Thursday, December 29, 2005

Rasmussen Reports on public opinion re: NSA wiretapping

Seems Americans aren't as vein-poppingly outraged at the notion of the President ordering this nation's intel agencies to gather intel as the media and certain left-wing organizations would have us all believe. As reported by the Rasmussen polls, 64% of Americans believe the NSA should be allowed to intercept calls between suspected terrorists in foreign countries and individuals in the United States. Just 23% disagreed. Feel free to read the brief yourself.

There's a lot more to this than just what's reflected in the numbers. Since the story was published by the NY Times the press and particular Democratic political figures have been literally running around screaming about it. As I and others have mentioned, the story being told isn't an informative transmittal of the facts of the situation, but rather an incredibly biased set of hit-pieces selectively omitting important facts. The media hasn't been shy about re-telling the story, either, so what does it say that 64% of Americans don't buy their line about what a problem this is? Could it be, perhaps, that people are going to alternative sources? Or, perhaps, that they've just learned not to trust what the media is telling them? The survey reported a significant majority of the respondents (68%) are following the story "somewhat or very closely" so it's not a matter of not listening to the media's take on things.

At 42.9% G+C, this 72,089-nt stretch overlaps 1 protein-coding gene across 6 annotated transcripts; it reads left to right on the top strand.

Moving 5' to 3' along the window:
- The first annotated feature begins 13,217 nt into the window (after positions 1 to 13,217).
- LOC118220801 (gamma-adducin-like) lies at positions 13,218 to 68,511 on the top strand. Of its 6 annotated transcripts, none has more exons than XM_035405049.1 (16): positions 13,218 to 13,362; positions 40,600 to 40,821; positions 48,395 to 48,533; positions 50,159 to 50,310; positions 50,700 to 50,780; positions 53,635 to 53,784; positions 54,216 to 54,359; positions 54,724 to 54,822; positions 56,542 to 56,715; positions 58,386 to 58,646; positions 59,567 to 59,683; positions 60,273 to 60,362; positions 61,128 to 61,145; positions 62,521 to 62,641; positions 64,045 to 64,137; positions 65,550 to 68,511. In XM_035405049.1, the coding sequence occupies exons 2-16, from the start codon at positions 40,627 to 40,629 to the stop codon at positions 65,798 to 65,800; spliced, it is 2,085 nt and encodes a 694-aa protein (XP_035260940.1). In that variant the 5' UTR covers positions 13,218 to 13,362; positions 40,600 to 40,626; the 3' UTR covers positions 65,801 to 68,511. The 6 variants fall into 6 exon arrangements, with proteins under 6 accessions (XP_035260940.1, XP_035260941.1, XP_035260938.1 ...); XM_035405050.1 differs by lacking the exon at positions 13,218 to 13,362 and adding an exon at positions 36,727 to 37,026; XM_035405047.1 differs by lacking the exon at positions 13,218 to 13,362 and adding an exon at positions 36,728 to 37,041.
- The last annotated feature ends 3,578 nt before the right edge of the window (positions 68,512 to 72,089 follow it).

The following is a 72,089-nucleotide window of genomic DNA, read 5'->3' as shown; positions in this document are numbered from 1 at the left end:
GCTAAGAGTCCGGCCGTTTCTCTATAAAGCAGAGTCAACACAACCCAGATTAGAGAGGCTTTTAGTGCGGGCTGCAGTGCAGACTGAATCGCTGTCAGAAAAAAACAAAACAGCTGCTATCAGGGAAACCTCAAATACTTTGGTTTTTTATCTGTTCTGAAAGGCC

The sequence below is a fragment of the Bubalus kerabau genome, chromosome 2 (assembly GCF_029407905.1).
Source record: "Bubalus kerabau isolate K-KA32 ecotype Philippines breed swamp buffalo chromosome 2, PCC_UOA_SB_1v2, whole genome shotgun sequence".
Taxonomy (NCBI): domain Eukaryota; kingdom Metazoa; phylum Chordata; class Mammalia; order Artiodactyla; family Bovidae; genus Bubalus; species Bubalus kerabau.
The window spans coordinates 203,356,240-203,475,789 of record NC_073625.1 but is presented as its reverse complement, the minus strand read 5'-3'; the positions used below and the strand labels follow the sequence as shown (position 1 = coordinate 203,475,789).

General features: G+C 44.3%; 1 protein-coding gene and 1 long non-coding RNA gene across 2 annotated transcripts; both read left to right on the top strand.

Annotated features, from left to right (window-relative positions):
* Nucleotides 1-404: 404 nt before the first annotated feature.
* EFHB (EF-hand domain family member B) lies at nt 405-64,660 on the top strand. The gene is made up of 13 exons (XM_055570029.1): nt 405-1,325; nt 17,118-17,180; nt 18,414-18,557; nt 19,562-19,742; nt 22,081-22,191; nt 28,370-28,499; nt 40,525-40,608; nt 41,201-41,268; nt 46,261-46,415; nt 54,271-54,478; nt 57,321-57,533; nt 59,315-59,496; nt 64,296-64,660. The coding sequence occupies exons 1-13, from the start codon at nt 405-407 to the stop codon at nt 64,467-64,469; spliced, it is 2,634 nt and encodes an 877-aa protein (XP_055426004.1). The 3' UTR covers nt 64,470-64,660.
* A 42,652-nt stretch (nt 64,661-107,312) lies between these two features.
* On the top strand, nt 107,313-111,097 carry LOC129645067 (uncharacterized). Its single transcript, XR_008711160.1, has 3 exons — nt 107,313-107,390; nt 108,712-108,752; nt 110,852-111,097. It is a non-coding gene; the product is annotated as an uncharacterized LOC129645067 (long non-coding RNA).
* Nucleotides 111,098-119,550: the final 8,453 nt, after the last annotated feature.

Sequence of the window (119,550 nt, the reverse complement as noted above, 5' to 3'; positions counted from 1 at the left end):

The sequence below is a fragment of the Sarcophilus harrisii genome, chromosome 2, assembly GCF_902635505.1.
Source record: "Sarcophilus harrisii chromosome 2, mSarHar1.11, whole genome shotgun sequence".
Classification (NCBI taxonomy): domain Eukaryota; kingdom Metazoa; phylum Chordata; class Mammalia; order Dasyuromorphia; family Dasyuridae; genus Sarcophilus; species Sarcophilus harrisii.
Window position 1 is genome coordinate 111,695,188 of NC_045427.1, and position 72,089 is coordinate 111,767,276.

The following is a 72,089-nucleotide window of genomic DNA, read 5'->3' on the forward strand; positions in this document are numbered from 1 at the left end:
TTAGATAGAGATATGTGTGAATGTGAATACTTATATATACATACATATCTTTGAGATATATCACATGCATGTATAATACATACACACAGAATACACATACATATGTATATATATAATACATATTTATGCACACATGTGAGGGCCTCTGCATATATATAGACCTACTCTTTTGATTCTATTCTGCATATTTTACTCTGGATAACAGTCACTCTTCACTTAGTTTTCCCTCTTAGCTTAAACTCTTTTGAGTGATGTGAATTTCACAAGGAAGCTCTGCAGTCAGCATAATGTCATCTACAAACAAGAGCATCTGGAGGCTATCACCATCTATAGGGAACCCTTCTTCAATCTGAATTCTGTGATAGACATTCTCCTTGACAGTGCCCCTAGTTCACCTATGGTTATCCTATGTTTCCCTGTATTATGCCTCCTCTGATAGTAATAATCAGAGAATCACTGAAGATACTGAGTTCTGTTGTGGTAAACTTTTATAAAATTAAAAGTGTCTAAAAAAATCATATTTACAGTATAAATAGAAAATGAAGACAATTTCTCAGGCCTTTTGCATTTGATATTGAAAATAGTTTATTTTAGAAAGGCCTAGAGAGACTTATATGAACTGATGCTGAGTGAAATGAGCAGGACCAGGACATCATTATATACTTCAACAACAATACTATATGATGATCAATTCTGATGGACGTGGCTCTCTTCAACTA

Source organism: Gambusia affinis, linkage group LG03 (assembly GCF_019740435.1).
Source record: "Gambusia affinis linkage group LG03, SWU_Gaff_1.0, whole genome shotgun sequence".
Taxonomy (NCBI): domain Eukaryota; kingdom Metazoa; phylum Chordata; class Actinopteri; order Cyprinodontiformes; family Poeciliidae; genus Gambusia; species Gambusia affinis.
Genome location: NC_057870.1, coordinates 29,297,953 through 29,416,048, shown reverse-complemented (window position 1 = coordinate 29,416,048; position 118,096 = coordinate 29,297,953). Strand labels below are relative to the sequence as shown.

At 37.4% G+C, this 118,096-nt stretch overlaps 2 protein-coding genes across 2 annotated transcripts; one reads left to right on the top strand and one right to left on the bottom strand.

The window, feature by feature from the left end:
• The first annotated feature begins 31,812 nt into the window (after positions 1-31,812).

They're listening, they're just not persuaded.

Hat Tip: Michelle Malkin